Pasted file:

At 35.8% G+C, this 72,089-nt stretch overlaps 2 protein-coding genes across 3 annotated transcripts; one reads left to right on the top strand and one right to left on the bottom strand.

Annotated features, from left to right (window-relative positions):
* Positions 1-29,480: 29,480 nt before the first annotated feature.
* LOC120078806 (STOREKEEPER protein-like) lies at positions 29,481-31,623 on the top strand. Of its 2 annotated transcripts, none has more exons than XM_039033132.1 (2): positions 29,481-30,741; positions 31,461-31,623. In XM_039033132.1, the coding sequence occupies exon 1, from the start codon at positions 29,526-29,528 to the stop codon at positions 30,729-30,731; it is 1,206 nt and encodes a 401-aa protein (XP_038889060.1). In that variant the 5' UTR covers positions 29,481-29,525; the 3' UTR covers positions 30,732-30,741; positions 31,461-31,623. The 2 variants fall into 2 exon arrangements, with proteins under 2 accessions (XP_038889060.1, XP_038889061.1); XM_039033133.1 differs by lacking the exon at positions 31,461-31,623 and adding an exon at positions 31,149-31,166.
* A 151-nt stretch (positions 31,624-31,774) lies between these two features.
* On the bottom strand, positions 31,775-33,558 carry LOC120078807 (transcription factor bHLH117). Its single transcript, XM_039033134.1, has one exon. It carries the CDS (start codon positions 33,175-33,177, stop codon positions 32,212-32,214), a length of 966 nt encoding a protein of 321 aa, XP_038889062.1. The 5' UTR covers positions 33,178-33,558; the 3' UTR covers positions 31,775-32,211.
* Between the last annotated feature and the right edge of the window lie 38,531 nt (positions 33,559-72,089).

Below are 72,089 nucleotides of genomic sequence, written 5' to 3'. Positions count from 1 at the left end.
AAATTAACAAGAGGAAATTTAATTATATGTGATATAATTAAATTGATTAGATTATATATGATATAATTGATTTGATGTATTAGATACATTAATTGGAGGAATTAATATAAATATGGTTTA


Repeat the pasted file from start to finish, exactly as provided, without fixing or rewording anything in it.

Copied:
At 35.8% G+C, this 72,089-nt stretch overlaps 2 protein-coding genes across 3 annotated transcripts; one reads left to right on the top strand and one right to left on the bottom strand.

Annotated features, from left to right (window-relative positions):
* Positions 1-29,480: 29,480 nt before the first annotated feature.
* LOC120078806 (STOREKEEPER protein-like) lies at positions 29,481-31,623 on the top strand. Of its 2 annotated transcripts, none has more exons than XM_039033132.1 (2): positions 29,481-30,741; positions 31,461-31,623. In XM_039033132.1, the coding sequence occupies exon 1, from the start codon at positions 29,526-29,528 to the stop codon at positions 30,729-30,731; it is 1,206 nt and encodes a 401-aa protein (XP_038889060.1). In that variant the 5' UTR covers positions 29,481-29,525; the 3' UTR covers positions 30,732-30,741; positions 31,461-31,623. The 2 variants fall into 2 exon arrangements, with proteins under 2 accessions (XP_038889060.1, XP_038889061.1); XM_039033133.1 differs by lacking the exon at positions 31,461-31,623 and adding an exon at positions 31,149-31,166.
* A 151-nt stretch (positions 31,624-31,774) lies between these two features.
* On the bottom strand, positions 31,775-33,558 carry LOC120078807 (transcription factor bHLH117). Its single transcript, XM_039033134.1, has one exon. It carries the CDS (start codon positions 33,175-33,177, stop codon positions 32,212-32,214), a length of 966 nt encoding a protein of 321 aa, XP_038889062.1. The 5' UTR covers positions 33,178-33,558; the 3' UTR covers positions 31,775-32,211.
* Between the last annotated feature and the right edge of the window lie 38,531 nt (positions 33,559-72,089).

Below are 72,089 nucleotides of genomic sequence, written 5' to 3'. Positions count from 1 at the left end.
AAATTAACAAGAGGAAATTTAATTATATGTGATATAATTAAATTGATTAGATTATATATGATATAATTGATTTGATGTATTAGATACATTAATTGGAGGAATTAATATAAATATGGTTTA